With the 2.0 upgrade, Polkadot appears set to leave its slot auctions (though not confirmed?) and instead sell coretime through a specific Coretime Chain, either in monthly bulk or on an instantaneous on-demand, block-by-block basis. This means that parachains will have to start paying for coretime, and so adds a value-capture mechanism to Polkadot for its coretime and infrastructure provision. In short, monthly coretime bulk will be the equivalent of a present parachain slot while instantaneous coretime replaces the existing parathreads, as introduced in a previous article titled Outlining the Vision for Polkadot 2.0.

For app-chain builders, this means lower entry barriers to Polkadot. Each month-long slot of coretime will function as a non-fungible asset that can transfer ownership via secondary markets (for example, Lastic); be deployed to a specific parachain, or be made available and sold as instantaneous coretime to on-demand buyers for a portion of the sales revenue; and gives holders the ability to renew monthly coretime leases. The aim of going with a market-oriented approach to coretime allocation is, as theory would suggest, to drive resource allocation to an optimal equilibrium of utilisation and cost-efficiency, which is also able to cater to the varying needs of different applications.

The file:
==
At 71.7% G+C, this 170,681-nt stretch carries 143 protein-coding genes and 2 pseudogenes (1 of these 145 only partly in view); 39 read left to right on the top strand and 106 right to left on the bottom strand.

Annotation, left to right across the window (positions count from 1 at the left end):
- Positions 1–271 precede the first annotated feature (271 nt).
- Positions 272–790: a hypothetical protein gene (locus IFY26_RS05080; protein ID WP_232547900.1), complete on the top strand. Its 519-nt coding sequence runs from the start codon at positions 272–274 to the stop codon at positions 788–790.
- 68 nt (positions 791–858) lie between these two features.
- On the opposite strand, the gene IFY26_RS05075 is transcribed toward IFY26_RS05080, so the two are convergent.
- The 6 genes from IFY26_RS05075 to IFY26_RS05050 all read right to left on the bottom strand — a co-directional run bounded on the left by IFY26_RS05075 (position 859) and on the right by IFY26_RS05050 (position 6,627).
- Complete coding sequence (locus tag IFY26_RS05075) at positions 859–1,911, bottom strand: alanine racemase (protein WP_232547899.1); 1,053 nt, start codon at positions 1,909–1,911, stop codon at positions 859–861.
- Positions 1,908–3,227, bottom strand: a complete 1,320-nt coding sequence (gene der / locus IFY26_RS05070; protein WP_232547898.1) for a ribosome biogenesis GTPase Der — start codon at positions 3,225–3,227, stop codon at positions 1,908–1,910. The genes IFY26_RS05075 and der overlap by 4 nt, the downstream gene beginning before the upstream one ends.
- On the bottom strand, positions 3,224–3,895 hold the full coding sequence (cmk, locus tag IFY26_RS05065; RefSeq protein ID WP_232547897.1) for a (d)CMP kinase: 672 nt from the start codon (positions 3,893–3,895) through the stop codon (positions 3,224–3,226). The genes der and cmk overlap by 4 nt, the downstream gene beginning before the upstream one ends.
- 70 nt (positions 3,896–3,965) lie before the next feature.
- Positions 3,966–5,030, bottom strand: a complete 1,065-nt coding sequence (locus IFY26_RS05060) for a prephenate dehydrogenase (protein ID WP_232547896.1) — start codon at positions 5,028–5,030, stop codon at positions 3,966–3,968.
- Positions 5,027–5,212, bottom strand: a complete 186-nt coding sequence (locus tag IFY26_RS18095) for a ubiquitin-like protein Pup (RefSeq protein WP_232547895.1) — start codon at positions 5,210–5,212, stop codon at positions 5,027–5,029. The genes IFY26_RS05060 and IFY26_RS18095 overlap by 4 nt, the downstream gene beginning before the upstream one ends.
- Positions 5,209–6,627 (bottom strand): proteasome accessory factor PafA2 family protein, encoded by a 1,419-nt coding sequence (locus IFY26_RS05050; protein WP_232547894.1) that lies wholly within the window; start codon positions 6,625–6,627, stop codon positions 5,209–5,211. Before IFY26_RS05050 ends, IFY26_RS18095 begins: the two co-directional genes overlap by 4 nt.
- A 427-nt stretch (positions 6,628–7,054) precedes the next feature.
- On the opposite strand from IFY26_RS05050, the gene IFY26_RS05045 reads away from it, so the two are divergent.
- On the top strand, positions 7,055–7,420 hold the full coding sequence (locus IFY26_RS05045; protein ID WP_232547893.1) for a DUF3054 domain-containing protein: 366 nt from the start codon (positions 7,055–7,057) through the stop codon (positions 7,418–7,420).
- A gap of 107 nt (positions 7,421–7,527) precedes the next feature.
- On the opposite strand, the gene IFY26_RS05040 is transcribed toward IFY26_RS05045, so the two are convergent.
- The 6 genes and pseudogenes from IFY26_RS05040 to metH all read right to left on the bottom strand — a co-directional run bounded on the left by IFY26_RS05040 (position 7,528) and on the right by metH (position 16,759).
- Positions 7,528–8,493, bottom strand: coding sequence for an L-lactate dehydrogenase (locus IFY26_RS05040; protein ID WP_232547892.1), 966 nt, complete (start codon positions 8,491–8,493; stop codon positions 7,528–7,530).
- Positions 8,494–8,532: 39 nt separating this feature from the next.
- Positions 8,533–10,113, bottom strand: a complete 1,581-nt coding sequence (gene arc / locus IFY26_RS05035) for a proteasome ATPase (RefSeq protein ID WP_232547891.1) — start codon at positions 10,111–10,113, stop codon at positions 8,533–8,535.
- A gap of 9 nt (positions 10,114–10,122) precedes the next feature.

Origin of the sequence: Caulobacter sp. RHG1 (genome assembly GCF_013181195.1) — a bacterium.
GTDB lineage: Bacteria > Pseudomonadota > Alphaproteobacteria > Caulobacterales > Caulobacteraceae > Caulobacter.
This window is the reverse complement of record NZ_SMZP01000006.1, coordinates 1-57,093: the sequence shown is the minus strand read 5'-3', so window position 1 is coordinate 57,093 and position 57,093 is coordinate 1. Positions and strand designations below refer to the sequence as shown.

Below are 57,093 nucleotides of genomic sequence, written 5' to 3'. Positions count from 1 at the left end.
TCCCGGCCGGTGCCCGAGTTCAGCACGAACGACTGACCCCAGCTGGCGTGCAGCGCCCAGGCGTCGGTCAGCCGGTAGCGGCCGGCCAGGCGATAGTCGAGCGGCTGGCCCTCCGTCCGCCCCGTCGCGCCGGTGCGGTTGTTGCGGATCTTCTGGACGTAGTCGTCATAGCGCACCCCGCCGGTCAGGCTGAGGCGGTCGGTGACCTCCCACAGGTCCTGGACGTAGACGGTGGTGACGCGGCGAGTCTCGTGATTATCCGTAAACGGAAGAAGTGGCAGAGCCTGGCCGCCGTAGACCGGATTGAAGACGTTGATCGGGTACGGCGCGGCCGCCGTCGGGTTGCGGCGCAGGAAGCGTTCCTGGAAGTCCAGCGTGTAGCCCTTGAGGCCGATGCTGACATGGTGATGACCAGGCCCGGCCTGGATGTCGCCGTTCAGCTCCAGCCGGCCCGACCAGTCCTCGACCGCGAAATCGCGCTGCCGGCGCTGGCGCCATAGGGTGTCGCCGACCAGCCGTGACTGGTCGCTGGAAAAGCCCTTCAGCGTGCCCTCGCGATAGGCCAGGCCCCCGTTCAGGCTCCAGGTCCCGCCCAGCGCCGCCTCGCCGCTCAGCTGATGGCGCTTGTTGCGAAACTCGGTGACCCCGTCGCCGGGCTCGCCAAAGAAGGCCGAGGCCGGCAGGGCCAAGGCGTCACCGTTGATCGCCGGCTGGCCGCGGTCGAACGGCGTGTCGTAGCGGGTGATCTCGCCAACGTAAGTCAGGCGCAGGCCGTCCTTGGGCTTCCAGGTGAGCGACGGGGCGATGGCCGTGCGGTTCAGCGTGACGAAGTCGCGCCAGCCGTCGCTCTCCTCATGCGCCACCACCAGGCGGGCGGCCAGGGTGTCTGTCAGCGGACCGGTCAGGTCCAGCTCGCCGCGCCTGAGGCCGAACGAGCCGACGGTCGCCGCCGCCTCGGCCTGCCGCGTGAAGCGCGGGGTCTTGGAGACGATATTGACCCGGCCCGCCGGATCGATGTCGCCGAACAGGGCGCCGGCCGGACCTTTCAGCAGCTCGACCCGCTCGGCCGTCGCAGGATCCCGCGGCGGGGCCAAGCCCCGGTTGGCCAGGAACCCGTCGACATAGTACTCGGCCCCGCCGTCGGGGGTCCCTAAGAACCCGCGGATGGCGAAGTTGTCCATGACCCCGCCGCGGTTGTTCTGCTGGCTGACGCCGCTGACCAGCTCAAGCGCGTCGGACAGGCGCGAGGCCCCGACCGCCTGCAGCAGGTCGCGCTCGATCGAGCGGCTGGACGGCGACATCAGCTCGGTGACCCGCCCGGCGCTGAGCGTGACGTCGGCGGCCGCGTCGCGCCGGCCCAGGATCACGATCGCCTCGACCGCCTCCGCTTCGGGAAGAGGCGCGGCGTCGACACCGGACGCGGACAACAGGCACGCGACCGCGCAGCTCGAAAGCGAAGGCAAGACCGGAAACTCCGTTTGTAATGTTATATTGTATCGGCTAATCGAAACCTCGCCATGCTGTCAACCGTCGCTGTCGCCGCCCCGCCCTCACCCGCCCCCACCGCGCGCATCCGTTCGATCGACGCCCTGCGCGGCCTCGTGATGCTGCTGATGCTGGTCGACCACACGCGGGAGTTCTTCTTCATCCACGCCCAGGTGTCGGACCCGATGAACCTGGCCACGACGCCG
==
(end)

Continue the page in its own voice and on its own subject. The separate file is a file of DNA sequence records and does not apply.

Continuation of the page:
Moving from fixed-term allocations towards flexible means for parachains to acquire shared security seeks to provide current and future application builders with easier onboarding and a more adaptable ecosystem capable of supporting a wider range of projects, is not just a response to the evolving needs of the blockchain community (e.g., cost-efficiency in shared security solutions) but a proactive step towards addressing some of the inherent challenges faced by the network in its current form.

On the whole, the introduction of Agile Coretime is a move of strategic adaptation to the diverse and evolving needs of both the Polkadot ecosystem and the broader crypto space; seeking to address issues of flexibility, economic efficiency, scalability, and user-centricity, while positioning Polkadot as a more adaptable, efficient, and inclusive network.